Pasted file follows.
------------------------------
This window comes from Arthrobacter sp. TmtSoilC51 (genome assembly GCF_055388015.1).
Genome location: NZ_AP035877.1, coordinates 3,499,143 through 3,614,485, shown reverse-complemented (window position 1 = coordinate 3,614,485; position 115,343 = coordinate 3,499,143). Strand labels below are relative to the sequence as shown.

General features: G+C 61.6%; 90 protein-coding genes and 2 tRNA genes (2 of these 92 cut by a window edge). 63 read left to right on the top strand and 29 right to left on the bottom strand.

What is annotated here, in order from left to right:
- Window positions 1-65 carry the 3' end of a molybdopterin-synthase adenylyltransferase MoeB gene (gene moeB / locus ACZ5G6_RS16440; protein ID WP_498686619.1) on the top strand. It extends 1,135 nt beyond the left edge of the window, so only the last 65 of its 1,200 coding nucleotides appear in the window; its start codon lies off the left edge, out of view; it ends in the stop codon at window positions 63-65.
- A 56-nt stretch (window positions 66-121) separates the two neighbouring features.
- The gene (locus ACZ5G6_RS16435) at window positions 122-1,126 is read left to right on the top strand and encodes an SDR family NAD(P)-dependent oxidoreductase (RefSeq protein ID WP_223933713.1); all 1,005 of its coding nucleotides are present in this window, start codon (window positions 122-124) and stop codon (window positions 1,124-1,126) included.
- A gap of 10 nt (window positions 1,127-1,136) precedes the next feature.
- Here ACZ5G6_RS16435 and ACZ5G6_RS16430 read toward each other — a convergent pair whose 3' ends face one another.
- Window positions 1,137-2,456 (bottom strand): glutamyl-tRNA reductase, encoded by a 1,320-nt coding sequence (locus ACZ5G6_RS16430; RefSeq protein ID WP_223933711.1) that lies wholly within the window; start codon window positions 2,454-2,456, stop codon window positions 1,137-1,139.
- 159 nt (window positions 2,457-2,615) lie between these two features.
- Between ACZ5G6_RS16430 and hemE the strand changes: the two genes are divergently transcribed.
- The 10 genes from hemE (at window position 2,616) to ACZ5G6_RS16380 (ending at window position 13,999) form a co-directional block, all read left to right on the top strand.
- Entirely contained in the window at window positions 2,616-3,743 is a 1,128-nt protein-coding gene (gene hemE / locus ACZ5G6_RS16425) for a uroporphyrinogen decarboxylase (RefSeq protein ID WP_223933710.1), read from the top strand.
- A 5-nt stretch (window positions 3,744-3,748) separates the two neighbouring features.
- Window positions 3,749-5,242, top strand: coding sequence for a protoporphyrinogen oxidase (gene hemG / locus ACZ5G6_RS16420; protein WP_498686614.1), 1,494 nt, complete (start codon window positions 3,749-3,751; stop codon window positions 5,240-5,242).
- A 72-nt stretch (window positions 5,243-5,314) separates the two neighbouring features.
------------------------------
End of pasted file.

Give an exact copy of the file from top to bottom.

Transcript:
This window comes from Arthrobacter sp. TmtSoilC51 (genome assembly GCF_055388015.1).
Genome location: NZ_AP035877.1, coordinates 3,499,143 through 3,614,485, shown reverse-complemented (window position 1 = coordinate 3,614,485; position 115,343 = coordinate 3,499,143). Strand labels below are relative to the sequence as shown.

General features: G+C 61.6%; 90 protein-coding genes and 2 tRNA genes (2 of these 92 cut by a window edge). 63 read left to right on the top strand and 29 right to left on the bottom strand.

What is annotated here, in order from left to right:
- Window positions 1-65 carry the 3' end of a molybdopterin-synthase adenylyltransferase MoeB gene (gene moeB / locus ACZ5G6_RS16440; protein ID WP_498686619.1) on the top strand. It extends 1,135 nt beyond the left edge of the window, so only the last 65 of its 1,200 coding nucleotides appear in the window; its start codon lies off the left edge, out of view; it ends in the stop codon at window positions 63-65.
- A 56-nt stretch (window positions 66-121) separates the two neighbouring features.
- The gene (locus ACZ5G6_RS16435) at window positions 122-1,126 is read left to right on the top strand and encodes an SDR family NAD(P)-dependent oxidoreductase (RefSeq protein ID WP_223933713.1); all 1,005 of its coding nucleotides are present in this window, start codon (window positions 122-124) and stop codon (window positions 1,124-1,126) included.
- A gap of 10 nt (window positions 1,127-1,136) precedes the next feature.
- Here ACZ5G6_RS16435 and ACZ5G6_RS16430 read toward each other — a convergent pair whose 3' ends face one another.
- Window positions 1,137-2,456 (bottom strand): glutamyl-tRNA reductase, encoded by a 1,320-nt coding sequence (locus ACZ5G6_RS16430; RefSeq protein ID WP_223933711.1) that lies wholly within the window; start codon window positions 2,454-2,456, stop codon window positions 1,137-1,139.
- 159 nt (window positions 2,457-2,615) lie between these two features.
- Between ACZ5G6_RS16430 and hemE the strand changes: the two genes are divergently transcribed.
- The 10 genes from hemE (at window position 2,616) to ACZ5G6_RS16380 (ending at window position 13,999) form a co-directional block, all read left to right on the top strand.
- Entirely contained in the window at window positions 2,616-3,743 is a 1,128-nt protein-coding gene (gene hemE / locus ACZ5G6_RS16425) for a uroporphyrinogen decarboxylase (RefSeq protein ID WP_223933710.1), read from the top strand.
- A 5-nt stretch (window positions 3,744-3,748) separates the two neighbouring features.
- Window positions 3,749-5,242, top strand: coding sequence for a protoporphyrinogen oxidase (gene hemG / locus ACZ5G6_RS16420; protein WP_498686614.1), 1,494 nt, complete (start codon window positions 3,749-3,751; stop codon window positions 5,240-5,242).
- A 72-nt stretch (window positions 5,243-5,314) separates the two neighbouring features.